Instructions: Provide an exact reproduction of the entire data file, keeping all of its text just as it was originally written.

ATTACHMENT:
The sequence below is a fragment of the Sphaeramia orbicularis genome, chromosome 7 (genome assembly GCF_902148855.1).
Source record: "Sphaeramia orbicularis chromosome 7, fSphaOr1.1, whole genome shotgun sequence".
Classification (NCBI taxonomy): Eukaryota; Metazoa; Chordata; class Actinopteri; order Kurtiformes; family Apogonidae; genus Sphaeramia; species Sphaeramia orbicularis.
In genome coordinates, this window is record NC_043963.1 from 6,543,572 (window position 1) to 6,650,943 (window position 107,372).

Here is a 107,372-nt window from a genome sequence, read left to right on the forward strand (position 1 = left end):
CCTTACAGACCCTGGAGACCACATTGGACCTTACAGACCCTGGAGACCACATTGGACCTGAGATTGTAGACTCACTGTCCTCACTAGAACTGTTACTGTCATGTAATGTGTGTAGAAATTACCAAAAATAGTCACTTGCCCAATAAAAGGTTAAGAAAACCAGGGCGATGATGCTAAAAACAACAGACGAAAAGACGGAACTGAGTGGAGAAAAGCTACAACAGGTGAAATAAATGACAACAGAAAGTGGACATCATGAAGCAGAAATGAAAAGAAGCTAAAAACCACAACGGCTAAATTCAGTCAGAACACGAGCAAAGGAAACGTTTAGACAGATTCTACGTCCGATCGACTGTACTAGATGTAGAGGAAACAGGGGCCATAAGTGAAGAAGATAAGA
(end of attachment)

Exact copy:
The sequence below is a fragment of the Sphaeramia orbicularis genome, chromosome 7 (genome assembly GCF_902148855.1).
Source record: "Sphaeramia orbicularis chromosome 7, fSphaOr1.1, whole genome shotgun sequence".
Classification (NCBI taxonomy): Eukaryota; Metazoa; Chordata; class Actinopteri; order Kurtiformes; family Apogonidae; genus Sphaeramia; species Sphaeramia orbicularis.
In genome coordinates, this window is record NC_043963.1 from 6,543,572 (window position 1) to 6,650,943 (window position 107,372).

Here is a 107,372-nt window from a genome sequence, read left to right on the forward strand (position 1 = left end):
CCTTACAGACCCTGGAGACCACATTGGACCTTACAGACCCTGGAGACCACATTGGACCTGAGATTGTAGACTCACTGTCCTCACTAGAACTGTTACTGTCATGTAATGTGTGTAGAAATTACCAAAAATAGTCACTTGCCCAATAAAAGGTTAAGAAAACCAGGGCGATGATGCTAAAAACAACAGACGAAAAGACGGAACTGAGTGGAGAAAAGCTACAACAGGTGAAATAAATGACAACAGAAAGTGGACATCATGAAGCAGAAATGAAAAGAAGCTAAAAACCACAACGGCTAAATTCAGTCAGAACACGAGCAAAGGAAACGTTTAGACAGATTCTACGTCCGATCGACTGTACTAGATGTAGAGGAAACAGGGGCCATAAGTGAAGAAGATAAGA